• Disabling Point and Print on workstations and laptops can also offer an additional layer of protection, this can be done via GPO, go to the Local Group Policy Editor > Local Computer Policy > Computer Configuration > Administrative Templates > Printers > Point and Print Restrictions > Enable.

  •  If you are running Legacy SecureJet Server Services or Celiveo Server Services
  • The mitigation methods explained above are also applicable for the legacy products.

Included in this post are two Powershell scripts one to allow and another to deny the access to the "C:\Windows\System32\spool\drivers” folder. This can be rolled out with logon policy or other remote monitoring management software.

Tools to reproduce the CVE-2021-34527/ CVE-2021-1675 public exploit:

The Celiveo Technical Lab is following the situation and has created a task force that reproduced the issue and designed the solutions described above.

You can contact us through for any question.

Best regards,


(744 Bytes)


Microsoft recommendations regarding the vulnerability

  • Determine if the Print Spooler service is running

Run the following:

Get-Service -Name Spooler

If  the Print Spooler is running or if the service is not set to disabled,  select one of the following options to either disable the Print Spooler  service, or to Disable inbound remote printing through Group Policy:

  • Option 1 - Disable the Print Spooler service

If disabling the Print Spooler service is appropriate for your enterprise, use the following PowerShell commands:

Stop-Service -Name Spooler -Force

Set-Service -Name Spooler -StartupType Disabled

Impact of workaround Disabling the Print Spooler service disables the ability to print both locally and remotely.

  • Option 2 - Disable inbound remote printing through Group Policy

You can also configure the settings via Group Policy as follows:

Computer Configuration / Administrative Templates / Printers

Disable the “Allow Print Spooler to accept client connections:” policy to block remote attacks.

You must restart the Print Spooler service for the group policy to take effect.

Impact of workaround This  policy will block the remote attack vector by preventing inbound remote  printing operations. The system will no longer function as a print  server, but local printing to a directly attached device will still be  possible.

Note: Option 2 of the workaround Can be applied to CVP without impacting functionnalities but can't be applied to CSVP as shared print queue are considered remote printing.
For CSVP you should follow the recomendation stated above.

Microsoft also gives recommendations regarding the Point and Print technology:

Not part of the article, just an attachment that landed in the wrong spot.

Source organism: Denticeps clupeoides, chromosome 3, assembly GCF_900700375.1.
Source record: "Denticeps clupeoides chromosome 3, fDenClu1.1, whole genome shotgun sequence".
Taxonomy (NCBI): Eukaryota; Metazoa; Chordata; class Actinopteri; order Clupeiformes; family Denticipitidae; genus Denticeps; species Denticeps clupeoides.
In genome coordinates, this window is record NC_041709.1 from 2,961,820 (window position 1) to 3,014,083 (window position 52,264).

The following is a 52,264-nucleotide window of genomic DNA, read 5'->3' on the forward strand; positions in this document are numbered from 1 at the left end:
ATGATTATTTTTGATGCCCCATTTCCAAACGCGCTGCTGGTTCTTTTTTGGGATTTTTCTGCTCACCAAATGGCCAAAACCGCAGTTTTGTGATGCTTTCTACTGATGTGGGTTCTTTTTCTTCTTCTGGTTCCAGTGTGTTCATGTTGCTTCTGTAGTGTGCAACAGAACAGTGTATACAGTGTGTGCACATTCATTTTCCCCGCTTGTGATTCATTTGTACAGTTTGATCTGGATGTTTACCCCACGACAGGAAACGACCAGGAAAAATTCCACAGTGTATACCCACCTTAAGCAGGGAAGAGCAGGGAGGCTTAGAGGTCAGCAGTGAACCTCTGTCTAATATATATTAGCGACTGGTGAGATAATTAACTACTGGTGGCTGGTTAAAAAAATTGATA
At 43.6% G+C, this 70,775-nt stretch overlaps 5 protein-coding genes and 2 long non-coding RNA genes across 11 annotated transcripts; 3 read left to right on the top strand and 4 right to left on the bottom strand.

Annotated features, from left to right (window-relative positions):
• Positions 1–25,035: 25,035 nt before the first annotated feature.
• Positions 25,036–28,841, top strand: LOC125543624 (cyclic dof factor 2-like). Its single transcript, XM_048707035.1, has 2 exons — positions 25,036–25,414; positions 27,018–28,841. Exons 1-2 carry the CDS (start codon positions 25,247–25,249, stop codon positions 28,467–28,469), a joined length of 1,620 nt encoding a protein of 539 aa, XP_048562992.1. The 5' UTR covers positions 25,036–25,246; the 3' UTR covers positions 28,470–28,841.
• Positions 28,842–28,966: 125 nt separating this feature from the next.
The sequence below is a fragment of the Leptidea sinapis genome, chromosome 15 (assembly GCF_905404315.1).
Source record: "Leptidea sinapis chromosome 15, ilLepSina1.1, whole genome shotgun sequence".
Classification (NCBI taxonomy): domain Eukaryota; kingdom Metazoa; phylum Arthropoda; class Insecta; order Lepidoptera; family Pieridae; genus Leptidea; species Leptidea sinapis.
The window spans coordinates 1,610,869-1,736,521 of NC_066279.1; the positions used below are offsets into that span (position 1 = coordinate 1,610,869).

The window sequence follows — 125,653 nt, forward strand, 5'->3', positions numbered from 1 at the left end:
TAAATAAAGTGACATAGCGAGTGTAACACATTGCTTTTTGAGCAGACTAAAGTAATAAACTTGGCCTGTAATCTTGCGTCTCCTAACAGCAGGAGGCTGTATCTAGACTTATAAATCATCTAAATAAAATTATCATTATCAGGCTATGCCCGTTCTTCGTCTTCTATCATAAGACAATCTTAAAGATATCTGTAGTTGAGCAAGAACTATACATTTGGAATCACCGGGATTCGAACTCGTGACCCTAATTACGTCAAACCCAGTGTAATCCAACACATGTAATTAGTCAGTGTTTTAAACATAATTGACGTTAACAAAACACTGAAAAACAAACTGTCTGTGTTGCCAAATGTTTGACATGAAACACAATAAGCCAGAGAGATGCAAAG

How is Point and Print technology affected by this particular vulnerability?

Point  and Print is not directly related to this vulnerability, but the  technology weakens the local security posture in such a way that  exploitation will be possible. To harden Point and Print make sure that  warning and elevation prompts are shown for printer installs and  updates. These are the default settings but verify or add the following  registry modifications:

  • HKEY_LOCAL_MACHINE\SOFTWARE\Policies\Microsoft\Windows NT\Printers\PointAndPrint
  • NoWarningNoElevationOnInstall = 0
  • NoWarningNoElevationOnUpdate = 0

We also recommend explicitly listing specific print servers which should be used by clients.

For more information see:

New Update regarding PrintNightmare vulnerability:

After the Microsoft path being published, researchers continued to investigate and found that the fix isn’t fixing all vulnerabilities, specially for point and print.

Further details can be found on the following link Releases · gentilkiwi/mimikatz · GitHub

While Microsoft doesn’t come up with a permanent fix we recommend our  customers to go back to our initial recommendations: disable access to the drivers folder and enforce policies on  point and print.

13/08/2021 New update

Following to the Microsoft Windows fix KB5005652  related to vulnerability CVE-2021-1675 aka "PrintNightmare" affecting  shared print queues, by default, non-administrator users are no longer  be able to do the following with a network print queue without an  elevation of privilege to administrator:

  • Download and install new printer drivers on client PCs
  • Update existing printer drivers on client PC using drivers from remote computer or server

It  means that when a client PC uses a Celiveo Shared Network Printer  (CVSP) but does not possess the required driver, loading and installing  that driver will require an elevation of privilege to administrator.  This can be avoided by installing in advance the driver on the user  system.